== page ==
Japan’s Abe likely to give cash payments as Covid-19 response
The Japanese leader is getting criticism for his slow response to the pandemic, and has expanded the country’s state of emergency
Tokyo — Japanese Prime Minister Abe Shinzo expanded a state of emergency to include the entire country on Thursday and said the government is considering cash payments for all in an effort to stem the coronavirus spread and cushion the economic downturn.
With more than 9,000 infections and nearly 200 deaths nationally, the government has declared an emergency in Tokyo and six areas including western Osaka, but other regions have sought to be added amid worries about the spreading virus.
While short of a lockdown, the state of emergency imposed for a month from April 7 gives authorities more power to push people to stay home and businesses to close. It has covered about 44% of the population up until now.
Abe said the emergency will be in place until May 6 and is aimed at reducing traffic during the Golden Week holiday season around the start of May. “We absolutely need to avoid people moving across prefectures to prevent the spread of the virus heading towards Golden Week,” he said, in comments following a meeting with advisers.
Abe is under pressure to do more to control the virus amid perceptions that his response has been too little, too late, denting his support among voters, and Japan Inc.
Japan faces a long battle and governors will need to tailor their response to local needs, Koji Wada, an expert advising policymakers, said. “We are still on the brink of the Covid-19 war,” added Wada, a professor at the capital’s International University of Health and Welfare. “We are still just at the beginning.”
Health minister Katsunobu Kato said officials are worried about the rapid spread of infections, which more than doubled between April 7 and Wednesday. In particular, officials are worried that travellers during the holiday could carry the virus to places where infections have so far been low, Kato said.
Abe is due to hold a news conference at 9am GMT on Friday.
Deep economic bite
Abe said the government is considering cash payouts of ¥100,000 ($930) for everyone, an attempt to cushion the blow to the world’s third-largest economy.
The government’s supplementary budget plan has set aside funds for cash payouts of ¥300,000 to households with incomes that have been hit by the virus, but that will be changed to the individual payouts, a government official with direct knowledge of the matter said.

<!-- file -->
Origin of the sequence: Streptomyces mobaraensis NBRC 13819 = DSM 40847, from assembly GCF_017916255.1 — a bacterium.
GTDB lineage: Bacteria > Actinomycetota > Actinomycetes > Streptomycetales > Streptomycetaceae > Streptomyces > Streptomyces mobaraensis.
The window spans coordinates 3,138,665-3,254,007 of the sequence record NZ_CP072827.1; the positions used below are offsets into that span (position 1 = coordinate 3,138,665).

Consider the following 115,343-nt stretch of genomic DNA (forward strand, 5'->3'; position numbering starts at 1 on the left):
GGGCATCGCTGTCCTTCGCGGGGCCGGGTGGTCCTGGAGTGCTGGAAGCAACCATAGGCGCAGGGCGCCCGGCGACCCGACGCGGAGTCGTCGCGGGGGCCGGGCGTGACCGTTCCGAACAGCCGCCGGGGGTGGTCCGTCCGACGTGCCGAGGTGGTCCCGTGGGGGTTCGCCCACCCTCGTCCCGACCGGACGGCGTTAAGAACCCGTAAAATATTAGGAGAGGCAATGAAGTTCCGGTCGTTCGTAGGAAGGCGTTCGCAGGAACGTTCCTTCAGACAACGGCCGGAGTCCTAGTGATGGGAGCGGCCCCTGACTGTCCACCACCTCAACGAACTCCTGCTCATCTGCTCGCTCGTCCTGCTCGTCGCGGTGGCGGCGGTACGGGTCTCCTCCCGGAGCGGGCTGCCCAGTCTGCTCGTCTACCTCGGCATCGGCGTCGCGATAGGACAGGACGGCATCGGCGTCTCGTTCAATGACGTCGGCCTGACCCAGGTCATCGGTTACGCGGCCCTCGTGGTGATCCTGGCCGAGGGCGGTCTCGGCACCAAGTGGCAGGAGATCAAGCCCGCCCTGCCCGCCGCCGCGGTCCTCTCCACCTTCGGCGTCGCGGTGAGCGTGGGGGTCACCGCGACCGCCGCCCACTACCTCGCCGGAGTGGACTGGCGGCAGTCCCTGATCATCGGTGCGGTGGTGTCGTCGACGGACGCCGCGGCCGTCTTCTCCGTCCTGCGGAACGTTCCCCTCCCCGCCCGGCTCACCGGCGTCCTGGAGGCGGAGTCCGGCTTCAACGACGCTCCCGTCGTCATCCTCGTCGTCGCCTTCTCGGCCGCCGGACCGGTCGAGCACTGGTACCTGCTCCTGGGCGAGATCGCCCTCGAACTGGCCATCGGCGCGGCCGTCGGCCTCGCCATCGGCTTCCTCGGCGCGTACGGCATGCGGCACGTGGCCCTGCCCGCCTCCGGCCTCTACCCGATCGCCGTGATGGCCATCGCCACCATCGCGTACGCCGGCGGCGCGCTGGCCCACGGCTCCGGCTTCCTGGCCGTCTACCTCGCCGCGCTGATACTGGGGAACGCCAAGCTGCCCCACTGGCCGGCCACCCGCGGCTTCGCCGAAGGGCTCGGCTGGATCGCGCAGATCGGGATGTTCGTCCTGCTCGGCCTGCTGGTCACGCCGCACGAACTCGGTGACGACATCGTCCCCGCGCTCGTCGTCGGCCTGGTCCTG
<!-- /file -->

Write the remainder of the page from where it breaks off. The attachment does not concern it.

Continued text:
The change follows growing calls from ruling and opposition lawmakers for bolder steps by Abe to help people ride out the pandemic.
The International Monetary Fund (IMF), which expects Japan’s economy to contract by 5.2% this year, has urged it to boost fiscal spending and focus on easing the hit to growth.
Sources have told Reuters that the Bank of Japan is likely to project an economic contraction for this fiscal year and discuss further measures to ease corporate funding strains at its rate review on April 27-28.
Before it can take effect, parliament must approve the draft supplementary budget, compiled to fund a near $1-trillion stimulus package Abe’s administration unveiled last week. It is rare for the government to make changes to a draft budget, which is carefully prepared by the finance ministry to account for the views of politicians.
Any change would underscore the challenge Abe faces in tackling the growing economic toll of the pandemic without putting too much strain on already tattered finances.
A Reuters poll showed most Japanese corporations are disappointed by the government’s stimulus plan. Surveys show that Abe has lost support over what critics call a timid and sluggish pandemic response, and an appearance of being tone deaf to the severity of the crisis in his own social media posts.
Support for Abe’s cabinet fell four points to 39% in an NHK survey published on Monday, with 75% saying his emergency declaration came too late.
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